Opus Pocus is a tart, tongue-in-cheek divertissement for oboe, soprano saxophone, clarinet, bass clarinet, and bassoon in five movements. Each movement depicts a famous figure connected with sorcery or magic: The Witch of Endor, Simon Magus, Merlin, Houdini, and David Copperfield. As I dearly love wind ensemble music, this is one of my favorite confections in Canfield’s oeuvre, especially given its overall witty lightness. As with virtually any modern tonal work in that genre, it inevitably brings to mind the Wind Quintet of Carl Nielsen, though in four of the five movements the composer quotes the famous opening bassoon motto of Stravinsky’s Le Sacre du printemps. The work has some complex underlying structural elements that the composer helpfully details in his program notes. I do confess, however, that for me the first two of the five movements do not even remotely call up associations the composer intends. “The Witch of Endor”—one of the most chilling passages in the Old Testament—has an incongruously perky, upbeat sound to it, while nothing in “Simon Magus” brings to mind any sense of pleading. As pure music, however, I like them immensely.
A previous recording of the Sonata for Tenor Saxophone and Piano was reviewed in 35:6 by both Ronald E. Grames and Robert Schulslaper, both voicing approval. The composer and dedicatee both felt that the work would benefit from being played at somewhat faster tempos, and so decided to make a second recording of it for this album. Consisting of four movements—Moderato assai, Vivacissimo: A ritmo indiavolato, Adagio, and Tempo di bravura—it is penned in a quite accessible tonal idiom, especially the lovely, lyrical Adagio. The piece as a whole is not to my taste, however, for two reasons. First, with rare exceptions (e.g., Ravel’s use of it in his orchestration of Mussorgsky’s Pictures at an Exhibition), I have a pronounced dislike of the saxophone. (This sonata would work very well if arranged for English horn, bassoon, or trombone.) Second, the second and fourth movements are heavily indebted to jazz, an idiom I frankly find obnoxious. I also dislike the device (likewise employed in the composer’s Violin Sonata No. 2) of scraping a credit card across piano strings, an effect I find gimmicky, ugly, and unmusical. If you do not share any of those antipathies, then you will likely enjoy this work thoroughly.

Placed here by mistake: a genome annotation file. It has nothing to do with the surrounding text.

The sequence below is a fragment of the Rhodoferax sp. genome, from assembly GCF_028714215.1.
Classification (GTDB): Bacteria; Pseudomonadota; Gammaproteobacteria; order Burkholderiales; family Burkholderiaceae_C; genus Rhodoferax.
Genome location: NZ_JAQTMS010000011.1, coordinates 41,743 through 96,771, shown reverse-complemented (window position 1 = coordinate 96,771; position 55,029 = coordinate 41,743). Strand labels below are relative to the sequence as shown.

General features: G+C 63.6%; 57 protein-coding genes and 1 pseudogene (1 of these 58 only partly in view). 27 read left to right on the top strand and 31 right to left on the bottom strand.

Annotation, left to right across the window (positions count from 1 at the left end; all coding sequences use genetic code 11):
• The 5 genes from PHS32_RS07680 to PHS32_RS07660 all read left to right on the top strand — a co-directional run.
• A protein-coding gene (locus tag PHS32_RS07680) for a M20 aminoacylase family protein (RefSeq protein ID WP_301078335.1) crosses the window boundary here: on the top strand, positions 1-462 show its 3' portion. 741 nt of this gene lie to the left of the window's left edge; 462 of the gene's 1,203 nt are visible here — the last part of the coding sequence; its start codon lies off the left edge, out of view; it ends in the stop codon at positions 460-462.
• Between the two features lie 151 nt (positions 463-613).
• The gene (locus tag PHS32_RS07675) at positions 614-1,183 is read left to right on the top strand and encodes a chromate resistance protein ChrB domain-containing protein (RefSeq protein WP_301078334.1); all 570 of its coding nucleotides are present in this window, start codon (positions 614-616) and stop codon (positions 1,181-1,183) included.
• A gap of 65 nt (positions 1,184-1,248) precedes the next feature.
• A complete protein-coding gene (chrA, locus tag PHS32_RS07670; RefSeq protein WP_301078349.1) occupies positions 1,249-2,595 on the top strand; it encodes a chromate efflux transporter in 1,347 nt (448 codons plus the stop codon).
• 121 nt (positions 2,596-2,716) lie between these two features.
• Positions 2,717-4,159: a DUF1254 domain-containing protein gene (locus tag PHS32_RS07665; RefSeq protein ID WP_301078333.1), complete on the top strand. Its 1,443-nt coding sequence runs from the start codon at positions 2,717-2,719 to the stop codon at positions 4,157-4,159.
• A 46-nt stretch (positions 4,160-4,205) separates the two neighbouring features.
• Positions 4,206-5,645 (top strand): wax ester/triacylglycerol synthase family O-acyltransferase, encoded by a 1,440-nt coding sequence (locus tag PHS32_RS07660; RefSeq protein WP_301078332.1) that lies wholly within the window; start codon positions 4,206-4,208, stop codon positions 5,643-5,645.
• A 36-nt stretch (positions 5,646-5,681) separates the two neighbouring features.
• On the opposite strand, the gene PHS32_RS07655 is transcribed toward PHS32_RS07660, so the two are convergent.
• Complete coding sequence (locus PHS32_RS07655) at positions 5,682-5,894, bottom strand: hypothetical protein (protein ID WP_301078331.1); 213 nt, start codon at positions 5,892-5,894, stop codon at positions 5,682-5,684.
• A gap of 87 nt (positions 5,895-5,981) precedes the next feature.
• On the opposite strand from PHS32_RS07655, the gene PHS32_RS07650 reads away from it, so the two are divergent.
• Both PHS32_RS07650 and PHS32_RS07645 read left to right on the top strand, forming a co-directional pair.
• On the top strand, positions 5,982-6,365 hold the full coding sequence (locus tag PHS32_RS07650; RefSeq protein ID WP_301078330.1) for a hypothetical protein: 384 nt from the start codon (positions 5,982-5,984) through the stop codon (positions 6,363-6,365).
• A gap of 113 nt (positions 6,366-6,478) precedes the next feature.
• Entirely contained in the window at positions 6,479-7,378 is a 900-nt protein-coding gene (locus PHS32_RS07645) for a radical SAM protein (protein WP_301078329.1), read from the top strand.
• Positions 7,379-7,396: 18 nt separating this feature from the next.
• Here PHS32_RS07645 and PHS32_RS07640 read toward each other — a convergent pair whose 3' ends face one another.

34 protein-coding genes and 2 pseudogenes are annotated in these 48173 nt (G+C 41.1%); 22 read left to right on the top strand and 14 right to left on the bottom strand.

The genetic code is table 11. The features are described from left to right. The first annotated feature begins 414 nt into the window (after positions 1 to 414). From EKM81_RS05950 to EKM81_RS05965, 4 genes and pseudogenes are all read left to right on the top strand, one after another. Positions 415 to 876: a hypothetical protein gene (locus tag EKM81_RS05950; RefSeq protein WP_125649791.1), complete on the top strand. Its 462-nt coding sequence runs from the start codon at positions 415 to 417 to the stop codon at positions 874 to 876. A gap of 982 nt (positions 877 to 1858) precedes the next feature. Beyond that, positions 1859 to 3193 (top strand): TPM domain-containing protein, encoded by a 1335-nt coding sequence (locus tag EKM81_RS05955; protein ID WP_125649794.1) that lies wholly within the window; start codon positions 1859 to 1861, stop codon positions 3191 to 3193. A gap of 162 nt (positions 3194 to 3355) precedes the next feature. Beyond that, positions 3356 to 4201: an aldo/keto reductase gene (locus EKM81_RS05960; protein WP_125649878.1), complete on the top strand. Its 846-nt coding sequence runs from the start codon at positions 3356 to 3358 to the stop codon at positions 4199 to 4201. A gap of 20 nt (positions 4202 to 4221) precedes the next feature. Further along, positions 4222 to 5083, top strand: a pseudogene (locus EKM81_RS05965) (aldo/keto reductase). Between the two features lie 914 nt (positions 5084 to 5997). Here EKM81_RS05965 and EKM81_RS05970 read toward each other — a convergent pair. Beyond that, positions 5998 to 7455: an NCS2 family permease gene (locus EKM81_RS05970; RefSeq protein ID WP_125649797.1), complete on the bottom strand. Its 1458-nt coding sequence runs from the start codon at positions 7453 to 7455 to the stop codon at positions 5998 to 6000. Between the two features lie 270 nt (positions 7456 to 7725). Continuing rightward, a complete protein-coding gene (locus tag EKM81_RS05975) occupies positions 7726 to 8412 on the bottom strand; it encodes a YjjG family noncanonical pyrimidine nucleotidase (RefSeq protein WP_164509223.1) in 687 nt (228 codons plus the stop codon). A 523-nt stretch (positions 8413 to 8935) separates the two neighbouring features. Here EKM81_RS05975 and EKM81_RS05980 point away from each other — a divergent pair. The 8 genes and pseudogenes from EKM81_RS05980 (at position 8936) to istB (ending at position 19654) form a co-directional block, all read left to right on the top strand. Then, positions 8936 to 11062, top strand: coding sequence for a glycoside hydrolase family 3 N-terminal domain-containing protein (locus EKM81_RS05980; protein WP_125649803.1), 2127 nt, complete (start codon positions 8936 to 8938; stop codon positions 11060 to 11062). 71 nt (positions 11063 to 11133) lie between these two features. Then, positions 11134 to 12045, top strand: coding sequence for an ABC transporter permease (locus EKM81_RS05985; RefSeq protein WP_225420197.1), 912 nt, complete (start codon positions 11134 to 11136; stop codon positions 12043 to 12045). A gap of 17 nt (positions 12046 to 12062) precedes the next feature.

Although the violin is Canfield’s own instrument, I have had mixed reactions to his sonatas; in my review in 34:4 I expressed approval of the first, but an intense aversion to the second that has not abated. My reaction to his newest foray into the genre is a 50/50 split. Initially I disliked it almost as intensely as its predecessor; upon repeated subsequent hearings I have come to enjoy the first and third movements, while still finding the second and fourth disagreeable. Subtitled “Tehillim,” its four movements seek to depict aspects of the character of four Old Testament Psalms, 121, 22, 137, and 103 in the Protestant numbering of the KJV translation. By far the most successful of the four movements is the first, which uses an ascending line in the piano part to suggest the Psalm’s subtitle “A Song of Ascents,” while repeated piano chords reflect the Psalm’s line “He will not suffer thy foot to be moved.” The succeeding movement, however, fails to reflect the composer’s intention to reflect the cry of dereliction, “My God, my God, why hast thou forsaken me?” by a “movement full of dissonant gestures”; instead, it merely sounds like energetic dance music in a pseudo-Hebrew folk music idiom laced with stray discords to no real expressive effect. The third movement has a general tone of lamentation befitting the mourning of the exiles in Babylon; it is agreeable, but musically less inspired than the first movement, as it seems more generic and lacking in specificity.